In Bloomberg, we read that some people think that the American economy will totally fall apart if venture capitalists are required to pay the same income tax rates the rest of the working population.
Now, we don’t have precise information about how much venture capitalists are paid, but some data was made public when Ellen Pao sued Kleiner Perkins for gender discrimination. Owners (called general partners) of venture capital firms do not get wages or salary in the same way that many working Americans are paid. Rather, they get a portion of their firm’s profits. It turns out that last year that number (for the junior most general partners) was about $2.6 million.
Looking only at federal income taxes, a person who makes $2.6 million would pay federal income tax of about $985,770 or 38%, leaving him or her with $1,614,230. A person who made $2.6 million, but all long-term capital gains, would pay total income taxes of only $493,600 or 19%, resulting in take-home pay of $2,106,400.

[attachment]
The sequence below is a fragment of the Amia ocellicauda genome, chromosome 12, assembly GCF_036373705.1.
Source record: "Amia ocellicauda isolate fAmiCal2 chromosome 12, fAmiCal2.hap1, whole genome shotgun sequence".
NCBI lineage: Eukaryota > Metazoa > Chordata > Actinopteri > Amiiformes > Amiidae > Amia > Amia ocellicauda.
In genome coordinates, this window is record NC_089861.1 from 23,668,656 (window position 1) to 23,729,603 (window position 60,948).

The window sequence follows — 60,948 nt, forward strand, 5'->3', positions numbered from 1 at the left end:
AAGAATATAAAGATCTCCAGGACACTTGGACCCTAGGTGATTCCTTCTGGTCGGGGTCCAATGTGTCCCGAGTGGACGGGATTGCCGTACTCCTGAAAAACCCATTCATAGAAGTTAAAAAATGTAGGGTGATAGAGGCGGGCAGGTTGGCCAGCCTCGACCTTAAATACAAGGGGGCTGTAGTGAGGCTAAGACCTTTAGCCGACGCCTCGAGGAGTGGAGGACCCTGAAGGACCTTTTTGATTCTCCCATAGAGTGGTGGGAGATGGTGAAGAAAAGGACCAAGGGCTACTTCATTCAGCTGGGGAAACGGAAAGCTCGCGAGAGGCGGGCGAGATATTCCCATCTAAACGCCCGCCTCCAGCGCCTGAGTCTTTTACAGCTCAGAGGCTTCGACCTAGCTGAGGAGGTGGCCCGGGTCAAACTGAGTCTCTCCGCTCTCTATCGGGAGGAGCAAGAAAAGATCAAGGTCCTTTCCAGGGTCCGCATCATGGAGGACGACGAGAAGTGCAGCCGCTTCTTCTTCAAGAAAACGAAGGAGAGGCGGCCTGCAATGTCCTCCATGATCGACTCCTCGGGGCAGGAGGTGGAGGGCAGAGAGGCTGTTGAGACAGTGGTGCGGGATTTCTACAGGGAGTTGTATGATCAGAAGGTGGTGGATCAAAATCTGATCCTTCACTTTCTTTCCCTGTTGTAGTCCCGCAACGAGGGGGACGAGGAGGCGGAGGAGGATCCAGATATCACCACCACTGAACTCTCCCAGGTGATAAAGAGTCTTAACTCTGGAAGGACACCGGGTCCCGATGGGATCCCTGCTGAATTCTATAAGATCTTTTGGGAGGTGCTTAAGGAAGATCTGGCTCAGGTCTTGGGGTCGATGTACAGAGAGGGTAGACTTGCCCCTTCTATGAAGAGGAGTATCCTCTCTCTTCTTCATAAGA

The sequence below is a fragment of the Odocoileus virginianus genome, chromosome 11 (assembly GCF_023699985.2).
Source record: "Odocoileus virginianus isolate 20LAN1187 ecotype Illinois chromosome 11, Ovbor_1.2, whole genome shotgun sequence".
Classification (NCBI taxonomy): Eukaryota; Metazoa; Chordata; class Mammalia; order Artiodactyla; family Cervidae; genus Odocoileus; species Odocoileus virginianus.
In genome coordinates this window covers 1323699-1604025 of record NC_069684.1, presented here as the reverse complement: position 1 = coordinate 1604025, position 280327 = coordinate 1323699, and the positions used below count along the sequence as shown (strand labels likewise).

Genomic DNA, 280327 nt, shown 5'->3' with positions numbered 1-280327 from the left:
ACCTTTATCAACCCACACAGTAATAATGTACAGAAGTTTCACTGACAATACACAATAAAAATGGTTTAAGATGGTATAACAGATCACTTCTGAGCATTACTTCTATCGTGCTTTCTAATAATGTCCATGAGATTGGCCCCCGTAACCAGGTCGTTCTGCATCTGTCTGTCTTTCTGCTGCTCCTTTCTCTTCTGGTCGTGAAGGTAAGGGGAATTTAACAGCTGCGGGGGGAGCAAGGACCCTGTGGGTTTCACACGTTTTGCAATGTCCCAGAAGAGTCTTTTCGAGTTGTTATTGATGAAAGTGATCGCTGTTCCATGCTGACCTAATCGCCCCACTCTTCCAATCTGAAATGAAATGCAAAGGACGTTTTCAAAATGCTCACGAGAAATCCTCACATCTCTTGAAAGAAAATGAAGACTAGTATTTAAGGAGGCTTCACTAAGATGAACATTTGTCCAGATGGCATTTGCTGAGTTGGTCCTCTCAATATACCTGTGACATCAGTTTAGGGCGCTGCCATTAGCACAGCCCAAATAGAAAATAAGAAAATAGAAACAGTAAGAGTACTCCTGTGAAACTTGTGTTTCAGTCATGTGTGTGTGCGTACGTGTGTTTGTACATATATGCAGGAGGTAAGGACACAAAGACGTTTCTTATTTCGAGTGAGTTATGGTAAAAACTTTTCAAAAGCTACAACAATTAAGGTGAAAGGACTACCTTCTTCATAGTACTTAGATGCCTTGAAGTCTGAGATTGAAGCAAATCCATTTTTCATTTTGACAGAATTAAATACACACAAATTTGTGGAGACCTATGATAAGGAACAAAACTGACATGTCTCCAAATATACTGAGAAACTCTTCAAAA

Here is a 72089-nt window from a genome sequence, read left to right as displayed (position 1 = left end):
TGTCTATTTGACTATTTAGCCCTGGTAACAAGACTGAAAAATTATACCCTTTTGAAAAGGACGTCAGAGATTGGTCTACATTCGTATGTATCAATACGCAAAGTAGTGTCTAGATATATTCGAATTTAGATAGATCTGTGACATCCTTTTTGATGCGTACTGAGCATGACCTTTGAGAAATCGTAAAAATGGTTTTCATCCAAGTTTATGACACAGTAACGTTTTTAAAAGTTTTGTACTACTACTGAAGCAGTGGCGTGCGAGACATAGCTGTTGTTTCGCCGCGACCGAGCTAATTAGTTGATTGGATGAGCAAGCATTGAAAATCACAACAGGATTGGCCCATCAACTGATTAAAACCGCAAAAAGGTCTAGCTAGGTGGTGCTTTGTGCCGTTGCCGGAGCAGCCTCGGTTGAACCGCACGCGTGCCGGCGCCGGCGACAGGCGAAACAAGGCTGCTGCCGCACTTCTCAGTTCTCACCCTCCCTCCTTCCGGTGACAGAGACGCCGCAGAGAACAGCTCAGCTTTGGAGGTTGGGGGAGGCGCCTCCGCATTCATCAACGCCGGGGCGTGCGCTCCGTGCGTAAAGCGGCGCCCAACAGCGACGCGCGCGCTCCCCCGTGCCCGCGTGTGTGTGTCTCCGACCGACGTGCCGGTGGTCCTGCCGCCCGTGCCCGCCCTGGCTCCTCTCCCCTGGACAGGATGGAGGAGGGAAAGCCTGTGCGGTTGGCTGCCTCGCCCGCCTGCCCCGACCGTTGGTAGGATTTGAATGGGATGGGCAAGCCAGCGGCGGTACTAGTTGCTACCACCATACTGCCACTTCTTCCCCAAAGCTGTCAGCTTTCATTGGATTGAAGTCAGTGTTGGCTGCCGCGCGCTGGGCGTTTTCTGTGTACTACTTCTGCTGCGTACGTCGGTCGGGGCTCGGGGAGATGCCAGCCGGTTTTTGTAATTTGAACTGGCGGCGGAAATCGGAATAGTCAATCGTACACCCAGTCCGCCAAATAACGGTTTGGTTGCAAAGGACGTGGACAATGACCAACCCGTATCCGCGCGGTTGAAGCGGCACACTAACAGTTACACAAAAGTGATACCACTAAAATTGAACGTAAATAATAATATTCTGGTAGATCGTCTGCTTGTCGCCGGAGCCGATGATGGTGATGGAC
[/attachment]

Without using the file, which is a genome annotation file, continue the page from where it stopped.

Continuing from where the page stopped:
This does not even take into account the benefits of Internal Revenue Code section 1202 (basically a venture capitalist who invests in a new company gets a zero tax bracket for the first ten million dollars of profit!).
Their argument, essentially, is that when the person who was used to getting $2.1 million dollars in take-home pay, is faced with the dire prospects of getting only $1.6 million, he would rather stop working or go into another line of work… or something.
I do not believe that argument.
If Congress finds that there are potential investors in the venture capital industry who are unable to hire any managers, then Congress could create a special incentive to become venture capitalists. That is if you actually believe that there could be a fund manager shortage – give me a call to reaffirm my belief in the infinite gullibility of the American people.31